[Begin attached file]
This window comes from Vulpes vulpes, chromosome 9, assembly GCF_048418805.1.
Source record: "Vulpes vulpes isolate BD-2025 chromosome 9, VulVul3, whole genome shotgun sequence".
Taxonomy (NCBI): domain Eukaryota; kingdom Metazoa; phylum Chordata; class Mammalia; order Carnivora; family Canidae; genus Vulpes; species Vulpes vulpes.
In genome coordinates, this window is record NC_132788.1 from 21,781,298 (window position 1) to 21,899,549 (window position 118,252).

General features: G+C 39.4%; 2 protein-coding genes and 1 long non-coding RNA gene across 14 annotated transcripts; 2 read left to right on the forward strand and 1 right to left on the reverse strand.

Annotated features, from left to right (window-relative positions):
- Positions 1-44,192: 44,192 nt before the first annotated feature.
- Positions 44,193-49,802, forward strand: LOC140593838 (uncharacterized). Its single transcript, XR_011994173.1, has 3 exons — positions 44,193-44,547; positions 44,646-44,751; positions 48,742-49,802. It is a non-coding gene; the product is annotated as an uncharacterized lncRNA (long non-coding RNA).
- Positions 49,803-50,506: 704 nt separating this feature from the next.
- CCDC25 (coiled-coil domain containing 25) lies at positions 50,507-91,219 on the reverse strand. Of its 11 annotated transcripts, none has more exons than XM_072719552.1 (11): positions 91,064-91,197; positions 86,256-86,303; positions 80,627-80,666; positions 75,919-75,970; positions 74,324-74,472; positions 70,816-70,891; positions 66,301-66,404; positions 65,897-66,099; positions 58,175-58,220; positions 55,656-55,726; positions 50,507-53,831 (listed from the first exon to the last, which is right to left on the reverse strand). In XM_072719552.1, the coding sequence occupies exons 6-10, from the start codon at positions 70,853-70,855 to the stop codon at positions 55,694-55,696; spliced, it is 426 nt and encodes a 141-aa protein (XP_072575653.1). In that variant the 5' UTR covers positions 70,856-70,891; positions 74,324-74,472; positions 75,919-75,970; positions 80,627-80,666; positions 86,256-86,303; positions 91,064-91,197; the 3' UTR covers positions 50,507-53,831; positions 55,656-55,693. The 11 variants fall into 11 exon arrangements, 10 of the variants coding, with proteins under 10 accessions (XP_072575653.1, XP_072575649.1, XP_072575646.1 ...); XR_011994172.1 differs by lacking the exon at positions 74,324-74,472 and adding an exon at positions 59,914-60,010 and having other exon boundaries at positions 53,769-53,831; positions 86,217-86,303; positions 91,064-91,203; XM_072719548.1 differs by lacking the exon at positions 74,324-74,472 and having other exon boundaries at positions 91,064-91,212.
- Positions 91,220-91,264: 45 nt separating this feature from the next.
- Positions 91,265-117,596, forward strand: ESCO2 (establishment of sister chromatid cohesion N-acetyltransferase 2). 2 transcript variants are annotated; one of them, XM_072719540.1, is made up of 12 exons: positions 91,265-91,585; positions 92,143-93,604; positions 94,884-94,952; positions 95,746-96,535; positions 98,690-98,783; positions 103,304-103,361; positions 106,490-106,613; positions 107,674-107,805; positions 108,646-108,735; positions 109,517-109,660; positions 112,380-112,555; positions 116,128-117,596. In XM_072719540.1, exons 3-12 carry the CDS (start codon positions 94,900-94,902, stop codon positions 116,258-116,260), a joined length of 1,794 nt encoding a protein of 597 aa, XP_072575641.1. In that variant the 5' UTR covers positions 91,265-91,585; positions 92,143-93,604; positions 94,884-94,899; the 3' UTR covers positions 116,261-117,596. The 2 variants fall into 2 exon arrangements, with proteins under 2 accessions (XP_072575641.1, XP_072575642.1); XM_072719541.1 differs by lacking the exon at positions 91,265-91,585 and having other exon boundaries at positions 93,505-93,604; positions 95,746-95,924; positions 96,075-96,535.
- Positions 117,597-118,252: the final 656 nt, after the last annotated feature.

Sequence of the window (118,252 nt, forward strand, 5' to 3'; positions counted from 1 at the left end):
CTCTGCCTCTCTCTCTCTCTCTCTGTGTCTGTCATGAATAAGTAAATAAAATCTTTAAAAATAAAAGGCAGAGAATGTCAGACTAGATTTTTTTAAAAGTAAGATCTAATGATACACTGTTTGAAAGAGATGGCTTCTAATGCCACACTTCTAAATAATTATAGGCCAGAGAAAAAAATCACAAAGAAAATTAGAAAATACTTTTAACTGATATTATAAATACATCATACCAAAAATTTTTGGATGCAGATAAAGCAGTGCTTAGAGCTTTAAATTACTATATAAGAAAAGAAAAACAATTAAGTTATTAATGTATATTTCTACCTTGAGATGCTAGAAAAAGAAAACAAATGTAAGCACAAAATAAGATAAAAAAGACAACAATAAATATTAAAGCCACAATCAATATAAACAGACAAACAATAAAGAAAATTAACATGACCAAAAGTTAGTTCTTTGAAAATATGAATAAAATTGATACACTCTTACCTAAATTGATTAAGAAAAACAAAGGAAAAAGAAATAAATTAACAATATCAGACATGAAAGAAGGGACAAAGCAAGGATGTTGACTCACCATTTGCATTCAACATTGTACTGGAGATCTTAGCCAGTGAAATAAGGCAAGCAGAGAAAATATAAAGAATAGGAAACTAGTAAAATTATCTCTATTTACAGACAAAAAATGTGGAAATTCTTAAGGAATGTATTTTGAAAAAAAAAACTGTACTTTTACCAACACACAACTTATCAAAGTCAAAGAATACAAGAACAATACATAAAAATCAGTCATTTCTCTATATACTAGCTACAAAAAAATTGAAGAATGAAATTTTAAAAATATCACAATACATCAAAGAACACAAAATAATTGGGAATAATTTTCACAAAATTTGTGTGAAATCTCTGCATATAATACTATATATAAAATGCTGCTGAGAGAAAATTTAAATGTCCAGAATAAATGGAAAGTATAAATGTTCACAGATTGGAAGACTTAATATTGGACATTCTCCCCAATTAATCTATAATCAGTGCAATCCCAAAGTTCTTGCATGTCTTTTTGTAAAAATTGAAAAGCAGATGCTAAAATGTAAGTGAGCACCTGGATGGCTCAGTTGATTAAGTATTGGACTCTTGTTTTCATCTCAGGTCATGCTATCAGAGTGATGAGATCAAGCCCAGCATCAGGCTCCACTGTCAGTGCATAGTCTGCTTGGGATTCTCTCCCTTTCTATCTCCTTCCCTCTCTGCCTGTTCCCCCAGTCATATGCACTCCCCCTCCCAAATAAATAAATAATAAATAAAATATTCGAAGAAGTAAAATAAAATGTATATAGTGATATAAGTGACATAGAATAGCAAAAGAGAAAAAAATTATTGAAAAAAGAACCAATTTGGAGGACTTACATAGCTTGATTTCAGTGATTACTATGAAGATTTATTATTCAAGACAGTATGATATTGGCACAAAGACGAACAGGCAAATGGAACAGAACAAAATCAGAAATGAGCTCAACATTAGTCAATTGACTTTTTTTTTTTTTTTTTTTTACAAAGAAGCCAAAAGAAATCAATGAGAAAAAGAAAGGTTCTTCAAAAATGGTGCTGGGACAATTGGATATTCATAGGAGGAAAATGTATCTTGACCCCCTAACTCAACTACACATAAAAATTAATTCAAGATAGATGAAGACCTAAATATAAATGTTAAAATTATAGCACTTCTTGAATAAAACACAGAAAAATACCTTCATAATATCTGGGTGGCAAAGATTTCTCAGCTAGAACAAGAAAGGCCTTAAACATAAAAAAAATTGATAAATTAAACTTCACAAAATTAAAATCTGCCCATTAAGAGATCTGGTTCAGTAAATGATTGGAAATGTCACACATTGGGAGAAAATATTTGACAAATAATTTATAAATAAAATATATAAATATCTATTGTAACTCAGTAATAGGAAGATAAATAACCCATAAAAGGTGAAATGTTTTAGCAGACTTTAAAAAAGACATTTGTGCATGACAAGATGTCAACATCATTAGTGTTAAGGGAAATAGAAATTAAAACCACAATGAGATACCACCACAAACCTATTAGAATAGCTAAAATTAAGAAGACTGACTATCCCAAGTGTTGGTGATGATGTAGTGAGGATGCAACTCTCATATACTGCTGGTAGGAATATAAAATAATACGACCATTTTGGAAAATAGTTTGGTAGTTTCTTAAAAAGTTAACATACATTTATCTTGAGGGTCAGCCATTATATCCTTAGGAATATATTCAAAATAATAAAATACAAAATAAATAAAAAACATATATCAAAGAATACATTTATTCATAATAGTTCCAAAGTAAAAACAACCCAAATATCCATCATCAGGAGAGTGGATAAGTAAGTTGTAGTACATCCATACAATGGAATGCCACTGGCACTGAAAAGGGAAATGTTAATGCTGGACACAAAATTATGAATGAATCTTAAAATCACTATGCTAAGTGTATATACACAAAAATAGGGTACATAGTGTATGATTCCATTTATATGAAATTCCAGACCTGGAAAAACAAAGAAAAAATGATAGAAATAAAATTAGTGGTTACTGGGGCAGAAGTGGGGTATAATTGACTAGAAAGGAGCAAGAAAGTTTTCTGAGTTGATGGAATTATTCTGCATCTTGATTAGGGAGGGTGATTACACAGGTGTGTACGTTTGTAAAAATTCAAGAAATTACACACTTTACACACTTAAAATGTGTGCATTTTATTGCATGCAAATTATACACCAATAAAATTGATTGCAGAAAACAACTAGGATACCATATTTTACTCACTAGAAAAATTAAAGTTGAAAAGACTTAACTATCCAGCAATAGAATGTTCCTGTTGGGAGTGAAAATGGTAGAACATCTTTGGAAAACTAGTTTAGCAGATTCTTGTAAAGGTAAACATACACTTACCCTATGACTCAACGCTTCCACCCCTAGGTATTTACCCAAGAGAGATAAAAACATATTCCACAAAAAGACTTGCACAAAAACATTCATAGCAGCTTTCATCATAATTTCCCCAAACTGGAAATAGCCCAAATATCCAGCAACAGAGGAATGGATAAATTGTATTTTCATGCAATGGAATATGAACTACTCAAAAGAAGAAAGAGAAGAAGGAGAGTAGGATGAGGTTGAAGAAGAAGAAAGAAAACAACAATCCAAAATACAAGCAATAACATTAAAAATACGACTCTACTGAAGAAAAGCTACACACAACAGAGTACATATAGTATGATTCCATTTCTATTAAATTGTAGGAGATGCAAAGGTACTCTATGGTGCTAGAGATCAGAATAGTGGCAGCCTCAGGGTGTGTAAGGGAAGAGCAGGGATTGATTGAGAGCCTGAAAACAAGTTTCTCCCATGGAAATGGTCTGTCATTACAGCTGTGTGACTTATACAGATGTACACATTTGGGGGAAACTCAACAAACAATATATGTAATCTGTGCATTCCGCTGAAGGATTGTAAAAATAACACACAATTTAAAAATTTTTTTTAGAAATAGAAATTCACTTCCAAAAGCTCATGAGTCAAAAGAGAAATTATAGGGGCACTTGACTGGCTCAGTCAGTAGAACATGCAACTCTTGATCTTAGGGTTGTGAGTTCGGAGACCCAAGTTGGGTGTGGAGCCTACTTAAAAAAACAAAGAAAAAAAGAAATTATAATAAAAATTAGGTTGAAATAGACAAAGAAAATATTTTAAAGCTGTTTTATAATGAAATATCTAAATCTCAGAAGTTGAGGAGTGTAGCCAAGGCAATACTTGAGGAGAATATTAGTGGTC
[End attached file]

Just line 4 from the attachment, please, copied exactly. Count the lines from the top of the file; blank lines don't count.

In genome coordinates, this window is record NC_132788.1 from 21,781,298 (window position 1) to 21,899,549 (window position 118,252).